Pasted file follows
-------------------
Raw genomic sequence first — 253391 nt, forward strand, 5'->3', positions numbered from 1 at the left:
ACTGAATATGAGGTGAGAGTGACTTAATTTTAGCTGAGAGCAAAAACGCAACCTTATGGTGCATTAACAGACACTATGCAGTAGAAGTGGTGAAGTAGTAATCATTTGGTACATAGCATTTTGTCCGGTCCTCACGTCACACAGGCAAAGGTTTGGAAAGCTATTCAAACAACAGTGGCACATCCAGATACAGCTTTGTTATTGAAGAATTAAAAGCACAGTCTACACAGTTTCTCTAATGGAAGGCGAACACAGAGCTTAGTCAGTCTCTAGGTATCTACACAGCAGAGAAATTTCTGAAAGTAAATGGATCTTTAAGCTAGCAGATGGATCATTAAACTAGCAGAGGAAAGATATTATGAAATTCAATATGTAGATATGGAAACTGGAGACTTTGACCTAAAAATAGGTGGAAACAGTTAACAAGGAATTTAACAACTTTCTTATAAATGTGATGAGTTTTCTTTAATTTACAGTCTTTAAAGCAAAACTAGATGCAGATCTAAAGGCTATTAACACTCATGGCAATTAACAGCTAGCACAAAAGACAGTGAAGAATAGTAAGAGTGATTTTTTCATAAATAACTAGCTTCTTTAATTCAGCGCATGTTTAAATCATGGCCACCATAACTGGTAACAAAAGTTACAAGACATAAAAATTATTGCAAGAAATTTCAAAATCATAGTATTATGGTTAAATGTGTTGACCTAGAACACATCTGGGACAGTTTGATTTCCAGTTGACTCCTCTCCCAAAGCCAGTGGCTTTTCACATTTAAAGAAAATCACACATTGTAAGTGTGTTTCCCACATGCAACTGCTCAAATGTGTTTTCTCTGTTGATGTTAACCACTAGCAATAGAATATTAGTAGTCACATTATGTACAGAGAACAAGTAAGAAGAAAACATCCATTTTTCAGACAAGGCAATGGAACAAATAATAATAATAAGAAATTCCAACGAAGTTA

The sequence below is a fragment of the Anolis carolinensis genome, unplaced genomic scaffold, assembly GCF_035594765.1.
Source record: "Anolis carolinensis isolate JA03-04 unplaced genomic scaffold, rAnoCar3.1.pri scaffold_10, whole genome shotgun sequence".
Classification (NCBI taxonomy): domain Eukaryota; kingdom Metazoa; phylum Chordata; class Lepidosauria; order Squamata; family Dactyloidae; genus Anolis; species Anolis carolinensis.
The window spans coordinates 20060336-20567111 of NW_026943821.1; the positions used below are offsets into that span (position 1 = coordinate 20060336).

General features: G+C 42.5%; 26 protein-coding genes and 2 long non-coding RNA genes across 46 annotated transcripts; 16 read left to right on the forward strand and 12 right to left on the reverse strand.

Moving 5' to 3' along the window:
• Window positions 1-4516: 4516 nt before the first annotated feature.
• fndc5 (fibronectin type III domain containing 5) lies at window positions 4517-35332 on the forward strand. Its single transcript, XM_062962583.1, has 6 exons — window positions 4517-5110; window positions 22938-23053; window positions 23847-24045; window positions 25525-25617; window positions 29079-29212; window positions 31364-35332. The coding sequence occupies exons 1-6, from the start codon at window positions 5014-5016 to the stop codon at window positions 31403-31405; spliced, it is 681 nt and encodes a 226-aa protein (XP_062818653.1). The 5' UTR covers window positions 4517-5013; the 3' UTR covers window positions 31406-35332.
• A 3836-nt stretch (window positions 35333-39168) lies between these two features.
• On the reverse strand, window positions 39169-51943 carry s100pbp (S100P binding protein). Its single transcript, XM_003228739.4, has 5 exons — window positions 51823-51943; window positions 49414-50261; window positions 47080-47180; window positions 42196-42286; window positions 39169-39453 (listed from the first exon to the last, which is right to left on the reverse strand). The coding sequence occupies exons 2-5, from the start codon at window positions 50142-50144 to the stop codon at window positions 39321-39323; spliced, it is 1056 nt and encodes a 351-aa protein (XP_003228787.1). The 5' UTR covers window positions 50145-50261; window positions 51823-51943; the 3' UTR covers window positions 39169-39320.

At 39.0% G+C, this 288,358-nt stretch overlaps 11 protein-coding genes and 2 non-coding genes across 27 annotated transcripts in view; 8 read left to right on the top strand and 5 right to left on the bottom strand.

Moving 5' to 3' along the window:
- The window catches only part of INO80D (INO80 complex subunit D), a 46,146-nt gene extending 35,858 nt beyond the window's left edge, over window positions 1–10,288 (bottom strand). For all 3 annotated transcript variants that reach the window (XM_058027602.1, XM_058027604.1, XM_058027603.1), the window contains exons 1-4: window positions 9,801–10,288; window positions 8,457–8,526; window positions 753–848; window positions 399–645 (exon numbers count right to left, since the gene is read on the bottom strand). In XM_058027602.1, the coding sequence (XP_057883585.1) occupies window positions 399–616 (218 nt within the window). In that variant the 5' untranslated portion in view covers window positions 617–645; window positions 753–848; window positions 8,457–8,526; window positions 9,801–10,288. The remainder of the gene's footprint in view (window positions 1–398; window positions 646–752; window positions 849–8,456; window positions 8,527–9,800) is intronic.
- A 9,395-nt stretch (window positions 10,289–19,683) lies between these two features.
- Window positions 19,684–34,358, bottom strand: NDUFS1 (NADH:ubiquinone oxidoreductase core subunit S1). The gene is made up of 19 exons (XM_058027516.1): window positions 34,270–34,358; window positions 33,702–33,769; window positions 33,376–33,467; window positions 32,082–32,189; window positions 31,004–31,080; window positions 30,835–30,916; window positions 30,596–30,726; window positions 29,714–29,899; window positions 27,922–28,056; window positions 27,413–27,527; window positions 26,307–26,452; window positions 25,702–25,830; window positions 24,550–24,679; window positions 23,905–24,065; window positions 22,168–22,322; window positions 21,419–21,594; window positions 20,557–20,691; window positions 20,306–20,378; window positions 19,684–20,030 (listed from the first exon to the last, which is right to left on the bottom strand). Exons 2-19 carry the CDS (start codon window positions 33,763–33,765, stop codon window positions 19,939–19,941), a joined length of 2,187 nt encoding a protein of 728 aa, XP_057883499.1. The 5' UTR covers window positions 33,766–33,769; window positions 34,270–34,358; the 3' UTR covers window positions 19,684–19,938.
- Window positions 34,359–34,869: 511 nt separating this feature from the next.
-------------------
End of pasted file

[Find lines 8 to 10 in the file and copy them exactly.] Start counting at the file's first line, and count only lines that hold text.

Moving 5' to 3' along the window:
• Window positions 1-4516: 4516 nt before the first annotated feature.
• fndc5 (fibronectin type III domain containing 5) lies at window positions 4517-35332 on the forward strand. Its single transcript, XM_062962583.1, has 6 exons — window positions 4517-5110; window positions 22938-23053; window positions 23847-24045; window positions 25525-25617; window positions 29079-29212; window positions 31364-35332. The coding sequence occupies exons 1-6, from the start codon at window positions 5014-5016 to the stop codon at window positions 31403-31405; spliced, it is 681 nt and encodes a 226-aa protein (XP_062818653.1). The 5' UTR covers window positions 4517-5013; the 3' UTR covers window positions 31406-35332.